Skin care tips, conditions and treatments
Did you know our skin is the body’s biggest organ? And yet, when we think of skin care, we often only focus on our face. A radiant face is important, but it's just as important to take care of the skin on our whole body. Skin conditions can appear just about anywhere on our bodies. And when they do, it’s important to catch them early, learn how to take care of them — and know when to see a dermatologist.
Common skin conditions
Maybe you've found an unusual rash or itchy patch of dry skin recently. Things like inflammation, changes in color and texture, and new spots could be from an infection, chronic skin condition or allergies. There are lots of skin conditions — some that may need a doctor’s attention and others very easy to manage on your own. Common skin conditions are often harmless — but may be unpleasant to deal with at times. Here are some of the most common adult skin conditions:1
When pores get clogged with oil and dead skin cells, they can get inflamed and turn into pimples. Acne can show up on your face, chest or back. Keeping your pores squeaky clean can help prevent or control breakouts. If you think your acne is caused by hormones, talk to your doctor to help determine treatment.
Have you noticed brown or grey spots popping up on your skin? They’re actually from the sun (not age), and can show up on your face, hands and arms. It might be a good idea to have a dermatologist check them to rule out other possibilities, like melanoma.
This contagious fungal infection makes your feet peel, turn red, itch and burn. Topical antifungal creams or prescription medicine can treat this one. To be safe, don’t walk barefoot in public places (think locker rooms or pools).
Caused by the herpes virus, cold sores are small, painful blisters on the nose or mouth. These highly contagious pests last about 10 days, and can be treated with medicine or creams. Possible triggers include stress, fever, too much sun or hormones.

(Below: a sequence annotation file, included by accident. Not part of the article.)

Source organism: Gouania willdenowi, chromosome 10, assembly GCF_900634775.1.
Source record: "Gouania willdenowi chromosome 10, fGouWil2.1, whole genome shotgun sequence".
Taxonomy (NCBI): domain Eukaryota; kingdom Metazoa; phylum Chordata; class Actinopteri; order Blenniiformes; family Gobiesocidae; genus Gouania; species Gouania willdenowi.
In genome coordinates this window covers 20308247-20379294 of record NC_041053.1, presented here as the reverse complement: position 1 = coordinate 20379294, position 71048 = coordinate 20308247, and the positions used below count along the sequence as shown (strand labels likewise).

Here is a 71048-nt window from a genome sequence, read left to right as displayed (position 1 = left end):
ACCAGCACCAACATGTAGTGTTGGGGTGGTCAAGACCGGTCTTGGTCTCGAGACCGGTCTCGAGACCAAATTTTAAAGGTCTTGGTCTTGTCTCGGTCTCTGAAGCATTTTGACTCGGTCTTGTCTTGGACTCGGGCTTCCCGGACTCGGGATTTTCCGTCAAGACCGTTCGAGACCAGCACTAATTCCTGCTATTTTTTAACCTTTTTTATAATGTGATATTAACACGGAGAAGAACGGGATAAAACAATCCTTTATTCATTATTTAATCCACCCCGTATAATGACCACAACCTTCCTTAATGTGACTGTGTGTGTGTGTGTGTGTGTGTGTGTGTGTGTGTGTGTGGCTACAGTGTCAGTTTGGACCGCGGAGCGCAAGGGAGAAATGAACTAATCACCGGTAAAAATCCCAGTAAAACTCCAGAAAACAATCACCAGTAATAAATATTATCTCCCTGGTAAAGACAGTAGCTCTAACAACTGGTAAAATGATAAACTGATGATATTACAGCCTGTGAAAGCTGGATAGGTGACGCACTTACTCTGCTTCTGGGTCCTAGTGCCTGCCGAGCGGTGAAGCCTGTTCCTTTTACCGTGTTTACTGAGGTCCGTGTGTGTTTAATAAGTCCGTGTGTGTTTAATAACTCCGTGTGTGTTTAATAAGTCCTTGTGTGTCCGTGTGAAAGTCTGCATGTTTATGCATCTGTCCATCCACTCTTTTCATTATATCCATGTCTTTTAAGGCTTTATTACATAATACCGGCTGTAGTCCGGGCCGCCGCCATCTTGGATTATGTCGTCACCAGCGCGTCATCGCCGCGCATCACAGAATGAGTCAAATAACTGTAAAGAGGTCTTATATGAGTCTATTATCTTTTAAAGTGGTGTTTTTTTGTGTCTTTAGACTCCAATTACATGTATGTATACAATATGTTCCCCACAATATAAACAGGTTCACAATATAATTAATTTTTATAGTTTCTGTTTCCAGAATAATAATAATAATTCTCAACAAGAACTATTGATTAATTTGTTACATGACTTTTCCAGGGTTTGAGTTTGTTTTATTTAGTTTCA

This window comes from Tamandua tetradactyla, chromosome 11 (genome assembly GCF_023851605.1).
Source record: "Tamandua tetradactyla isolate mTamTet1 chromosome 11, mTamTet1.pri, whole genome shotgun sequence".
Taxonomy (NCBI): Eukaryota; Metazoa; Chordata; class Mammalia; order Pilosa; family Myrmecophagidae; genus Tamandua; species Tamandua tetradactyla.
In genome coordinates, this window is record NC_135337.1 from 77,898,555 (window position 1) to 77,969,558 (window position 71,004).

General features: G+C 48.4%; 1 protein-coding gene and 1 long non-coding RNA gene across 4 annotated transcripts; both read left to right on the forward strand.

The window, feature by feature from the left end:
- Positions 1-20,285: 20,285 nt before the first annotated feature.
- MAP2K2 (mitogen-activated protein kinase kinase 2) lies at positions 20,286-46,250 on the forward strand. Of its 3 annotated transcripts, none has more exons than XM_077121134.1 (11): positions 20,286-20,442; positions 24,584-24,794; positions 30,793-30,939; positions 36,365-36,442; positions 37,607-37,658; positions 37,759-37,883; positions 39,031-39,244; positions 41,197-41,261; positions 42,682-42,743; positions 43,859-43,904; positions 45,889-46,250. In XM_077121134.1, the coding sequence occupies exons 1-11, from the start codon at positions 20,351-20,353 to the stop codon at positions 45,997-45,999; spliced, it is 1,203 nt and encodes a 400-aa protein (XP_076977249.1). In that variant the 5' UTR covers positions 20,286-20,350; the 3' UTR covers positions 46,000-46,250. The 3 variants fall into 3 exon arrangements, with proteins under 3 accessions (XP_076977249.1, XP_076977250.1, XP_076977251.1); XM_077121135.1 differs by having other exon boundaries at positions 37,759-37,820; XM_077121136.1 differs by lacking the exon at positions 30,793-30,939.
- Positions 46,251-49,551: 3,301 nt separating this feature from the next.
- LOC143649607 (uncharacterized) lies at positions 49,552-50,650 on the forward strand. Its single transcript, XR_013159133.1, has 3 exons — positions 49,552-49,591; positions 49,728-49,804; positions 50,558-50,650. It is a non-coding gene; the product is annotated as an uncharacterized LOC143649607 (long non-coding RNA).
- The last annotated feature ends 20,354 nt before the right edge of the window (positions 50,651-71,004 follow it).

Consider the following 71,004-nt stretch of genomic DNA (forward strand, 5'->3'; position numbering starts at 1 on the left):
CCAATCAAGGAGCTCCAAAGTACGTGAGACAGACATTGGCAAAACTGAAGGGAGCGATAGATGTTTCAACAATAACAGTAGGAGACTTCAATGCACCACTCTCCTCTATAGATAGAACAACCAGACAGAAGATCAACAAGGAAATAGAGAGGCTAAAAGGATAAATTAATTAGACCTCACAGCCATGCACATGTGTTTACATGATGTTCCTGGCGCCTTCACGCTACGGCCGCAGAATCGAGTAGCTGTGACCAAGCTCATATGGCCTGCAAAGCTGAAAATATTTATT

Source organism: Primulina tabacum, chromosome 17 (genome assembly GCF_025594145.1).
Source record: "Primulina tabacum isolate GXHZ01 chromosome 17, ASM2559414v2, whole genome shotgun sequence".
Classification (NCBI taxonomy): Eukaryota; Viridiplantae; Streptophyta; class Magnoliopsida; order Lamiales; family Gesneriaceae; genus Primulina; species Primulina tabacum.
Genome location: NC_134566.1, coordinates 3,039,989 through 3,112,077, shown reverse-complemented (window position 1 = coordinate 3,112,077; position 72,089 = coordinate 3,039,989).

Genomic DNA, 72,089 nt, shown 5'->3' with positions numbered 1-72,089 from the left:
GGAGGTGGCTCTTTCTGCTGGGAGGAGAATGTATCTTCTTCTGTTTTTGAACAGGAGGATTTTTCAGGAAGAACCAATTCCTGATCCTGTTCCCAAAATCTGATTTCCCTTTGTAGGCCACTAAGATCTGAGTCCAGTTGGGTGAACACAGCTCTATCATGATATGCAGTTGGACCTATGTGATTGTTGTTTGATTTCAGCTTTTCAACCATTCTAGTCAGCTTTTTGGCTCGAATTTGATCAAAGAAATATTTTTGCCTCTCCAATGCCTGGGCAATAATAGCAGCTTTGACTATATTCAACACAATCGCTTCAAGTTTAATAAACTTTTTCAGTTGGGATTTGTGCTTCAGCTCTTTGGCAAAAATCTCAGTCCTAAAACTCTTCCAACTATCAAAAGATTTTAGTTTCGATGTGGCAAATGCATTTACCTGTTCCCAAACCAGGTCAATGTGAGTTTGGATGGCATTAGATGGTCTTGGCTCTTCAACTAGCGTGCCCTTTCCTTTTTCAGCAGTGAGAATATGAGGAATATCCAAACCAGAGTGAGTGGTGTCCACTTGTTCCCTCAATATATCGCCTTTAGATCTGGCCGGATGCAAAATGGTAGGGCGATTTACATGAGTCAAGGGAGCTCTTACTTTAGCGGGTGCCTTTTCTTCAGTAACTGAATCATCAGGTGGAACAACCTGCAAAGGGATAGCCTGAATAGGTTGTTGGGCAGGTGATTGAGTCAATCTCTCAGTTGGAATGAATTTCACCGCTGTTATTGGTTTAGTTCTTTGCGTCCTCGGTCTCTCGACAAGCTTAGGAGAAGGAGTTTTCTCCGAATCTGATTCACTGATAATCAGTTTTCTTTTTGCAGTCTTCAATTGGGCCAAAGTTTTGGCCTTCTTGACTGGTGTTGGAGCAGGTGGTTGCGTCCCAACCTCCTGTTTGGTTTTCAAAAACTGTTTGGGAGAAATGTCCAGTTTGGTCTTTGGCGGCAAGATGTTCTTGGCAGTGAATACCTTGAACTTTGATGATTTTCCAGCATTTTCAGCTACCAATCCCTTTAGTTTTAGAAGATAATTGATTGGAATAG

A blanket term for many non-contagious skin conditions, eczema is inflamed, red, dry or itchy skin. It often shows itself on elbows, hands and skin folds. Things like allergens, climate, stress and chemical irritants might trigger a flare-up, which can be treated with medicine.
These welt-like spots come in all shapes and sizes, can show up anywhere on your body, and last from minutes to days. Infections, food or medicine allergies, or even extreme temperatures can cause hives. Antihistamines and skin creams help soothe these painful spots.
Half of all pregnant women get melasma (men can also get it). This brown patchy “mask” shows up on the cheeks, nose, forehead, or chin. For pregnant women, it should go away after the baby is born. If it needs a little extra care, prescription creams, laser treatments, or other over-the-counter products are available.
These dark spots typically show up black or brown anywhere on the body. It’s important to get your moles checked at least once a year by a dermatologist, especially if skin cancer runs in your family. If any moles change, have irregular borders, are uneven in color, bleed, or itch, see your doctor right away.
When your body grows new skin cells too quickly, thick patches of red skin form (usually on your scalp, elbows, knees and lower back). The main sign of psoriasis? White or silvery scales within these patches. Things like creams and ointments, light therapy or medicines can help treat psoriasis — but it can be a reoccurring lifetime condition.
If you notice redness, swelling or blisters on your skin 12 to 72 hours after being out in nature, you might have rubbed up against the wrong plant. This itchy outbreak typically lasts up to 2 weeks and can be treated with medicine, creams or home remedies.